Risk Reduction

There is little risk of loss of demand for housing. Long-term housing demand in the Hayward area is strong. A 2010 study for Hayward projects 8,620 more households over the next 20 years (Table IV-1, AECOM, Mission Blvd. Market Analysis and Economic Development Strategy, May 24, 2010, for the City of Hayward). Fourteen years later, in 2024, the supply of housing still has not met demand. There are numerous building projects up and down Mission Boulevard, however, the need is still not met. A project like College Heights, with 732 units can help meet this need in the most affordable, greenest way possible.

The biggest risk factor is the absorption rate, how fast units will sell at a given price. Too high a price has sales too slow to achieve a target return, and too low a price has the same result, and there is no certain way to determine an optimum price. Several things can be done to reduce risk. The City of Hayward economic development reports more than enough demand for housing from projected population growth.

Market Research

We propose that professional market research be based on a proposal by InterQ, an innovative San Francisco market research firm (https://interq-research.com/). The market research will use travel diaries, interviews, and focus groups composed of the specific markets. Travel diaries allow assessment of the practicality of a household meeting their travel time budgets in College Heights. For example, CSUEB people can be recruited by email, with arrangements made to meet on campus. The groups can discuss the concept in general, and then comment on floor plans and facades based on a few design choices using style sheets. Group comments on what has the most market appeal will eventually be offered to buyers. Focus groups will comment on the viability of the plan. The research will find ways to improve marketability and to educate people about the project.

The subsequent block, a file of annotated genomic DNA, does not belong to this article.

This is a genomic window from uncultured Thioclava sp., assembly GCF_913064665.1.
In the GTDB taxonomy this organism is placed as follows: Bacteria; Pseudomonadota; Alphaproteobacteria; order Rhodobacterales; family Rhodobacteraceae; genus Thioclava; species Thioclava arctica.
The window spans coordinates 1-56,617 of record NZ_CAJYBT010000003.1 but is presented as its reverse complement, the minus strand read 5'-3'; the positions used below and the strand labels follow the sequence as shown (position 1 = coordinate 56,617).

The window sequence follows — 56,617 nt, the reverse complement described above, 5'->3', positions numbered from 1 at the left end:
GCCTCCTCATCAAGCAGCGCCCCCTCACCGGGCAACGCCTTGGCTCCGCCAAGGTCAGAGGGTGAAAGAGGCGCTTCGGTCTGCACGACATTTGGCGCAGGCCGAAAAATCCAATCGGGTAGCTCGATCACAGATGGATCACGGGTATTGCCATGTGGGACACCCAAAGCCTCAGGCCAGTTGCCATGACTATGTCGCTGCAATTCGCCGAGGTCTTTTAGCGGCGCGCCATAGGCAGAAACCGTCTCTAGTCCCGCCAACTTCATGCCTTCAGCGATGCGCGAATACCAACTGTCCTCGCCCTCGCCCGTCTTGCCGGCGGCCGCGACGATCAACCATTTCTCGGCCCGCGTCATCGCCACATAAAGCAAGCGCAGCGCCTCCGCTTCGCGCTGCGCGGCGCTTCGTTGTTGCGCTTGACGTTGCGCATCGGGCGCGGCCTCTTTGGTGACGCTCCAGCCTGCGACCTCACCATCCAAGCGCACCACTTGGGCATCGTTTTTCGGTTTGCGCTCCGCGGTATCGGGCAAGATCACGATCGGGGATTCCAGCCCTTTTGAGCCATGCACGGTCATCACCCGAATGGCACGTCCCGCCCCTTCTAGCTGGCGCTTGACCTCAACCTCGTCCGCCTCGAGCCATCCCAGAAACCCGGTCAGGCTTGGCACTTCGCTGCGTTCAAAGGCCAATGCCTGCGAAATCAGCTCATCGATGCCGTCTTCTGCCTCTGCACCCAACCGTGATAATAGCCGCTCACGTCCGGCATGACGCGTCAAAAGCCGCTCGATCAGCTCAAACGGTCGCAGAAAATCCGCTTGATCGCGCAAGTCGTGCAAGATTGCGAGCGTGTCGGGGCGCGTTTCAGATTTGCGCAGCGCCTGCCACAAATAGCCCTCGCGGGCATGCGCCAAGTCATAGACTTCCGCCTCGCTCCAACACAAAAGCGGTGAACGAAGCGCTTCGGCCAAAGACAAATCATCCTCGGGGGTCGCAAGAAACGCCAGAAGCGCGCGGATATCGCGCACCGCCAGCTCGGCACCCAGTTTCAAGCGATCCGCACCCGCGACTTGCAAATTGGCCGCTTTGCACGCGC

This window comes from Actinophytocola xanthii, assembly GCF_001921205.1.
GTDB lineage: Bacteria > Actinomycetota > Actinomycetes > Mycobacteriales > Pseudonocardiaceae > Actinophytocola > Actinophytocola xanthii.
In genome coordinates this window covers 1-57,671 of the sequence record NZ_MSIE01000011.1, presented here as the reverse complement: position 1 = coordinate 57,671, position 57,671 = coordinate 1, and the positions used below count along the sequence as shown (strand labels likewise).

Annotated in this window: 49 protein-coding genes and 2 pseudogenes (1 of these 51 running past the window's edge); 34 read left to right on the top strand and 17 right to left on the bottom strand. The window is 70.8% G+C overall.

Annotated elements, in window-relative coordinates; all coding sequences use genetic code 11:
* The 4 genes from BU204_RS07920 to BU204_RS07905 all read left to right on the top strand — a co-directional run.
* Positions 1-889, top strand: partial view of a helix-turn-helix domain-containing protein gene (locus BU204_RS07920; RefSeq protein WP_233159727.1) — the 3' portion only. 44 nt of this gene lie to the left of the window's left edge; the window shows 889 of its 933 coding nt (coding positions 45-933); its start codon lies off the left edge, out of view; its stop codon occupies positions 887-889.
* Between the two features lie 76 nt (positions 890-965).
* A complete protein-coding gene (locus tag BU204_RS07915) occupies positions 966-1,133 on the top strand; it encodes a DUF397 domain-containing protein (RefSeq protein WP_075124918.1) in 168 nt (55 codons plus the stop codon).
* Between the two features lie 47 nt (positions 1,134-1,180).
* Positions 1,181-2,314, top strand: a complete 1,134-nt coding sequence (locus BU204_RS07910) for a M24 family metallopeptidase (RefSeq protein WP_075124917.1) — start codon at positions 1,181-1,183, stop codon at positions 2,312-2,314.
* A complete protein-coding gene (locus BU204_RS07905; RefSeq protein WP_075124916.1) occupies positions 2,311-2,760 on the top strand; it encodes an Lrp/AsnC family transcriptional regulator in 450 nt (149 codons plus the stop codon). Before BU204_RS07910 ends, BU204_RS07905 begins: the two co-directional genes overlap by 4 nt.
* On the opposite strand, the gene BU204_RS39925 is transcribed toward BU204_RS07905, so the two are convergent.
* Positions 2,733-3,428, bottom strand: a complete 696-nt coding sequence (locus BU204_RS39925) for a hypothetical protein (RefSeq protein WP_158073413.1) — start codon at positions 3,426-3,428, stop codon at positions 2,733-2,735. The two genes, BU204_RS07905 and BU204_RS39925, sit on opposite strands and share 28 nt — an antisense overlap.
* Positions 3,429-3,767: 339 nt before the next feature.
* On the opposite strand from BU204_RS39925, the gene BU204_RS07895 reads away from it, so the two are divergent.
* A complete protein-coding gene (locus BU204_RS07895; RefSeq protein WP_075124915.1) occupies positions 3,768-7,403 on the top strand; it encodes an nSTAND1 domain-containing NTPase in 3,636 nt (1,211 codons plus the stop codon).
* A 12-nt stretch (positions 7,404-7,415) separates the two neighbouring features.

After project entitlement, buyers can put money down to reserve specific units. The developer would obtain a Subdivision Public Report Application Guide (SPRAG) Preliminary Public Report from the state Department of Real Estate. The report allows reservations which allows buyers to make a deposit to guarantee being able to buy a unit. The City could cooperate on expedited entitlement and getting a Preliminary Public Report. Reservations will indicate a strong intent to buy. A target for reservations can be stipulated before significant investment in site improvements begins. Falling short on reservations will alleviate the developer’s obligation to build the project. Reservations require some expense, but the expense is small compared to the total project, and provides high certainty of buyer commitment.


Phasing involves delaying of expenses to get closer to revenues and is routine for construction of units, which are the most expensive part of the whole project. A block of houses would be built and sold before the next block starts, with sale revenues helping finance the next phase. Site development costs are the first large expense and occur early in the project, with advantage for phasing. It is important to get the first area ready for building as directly as possible to start revenues. Major site cut and fill probably has to be done all at once, but some walkway, utilities, Foothill Trail, and landscaping can be coordinated with building phases.

A Fallback Plan.

If sales fall seriously behind and indicate failure of the project after about two to three years of sales, a pre-approved fall back plan could be implemented, probably involving fewer units and more pavement to get parking close to units. It might still involve losses, but less than otherwise.

On the other hand, there is the possibility that the project could sell out faster than units can be built. There are other projects along the Mission Boulevard corridor that were sold out well before all the units were constructed. Demand for housing in Hayward is strong.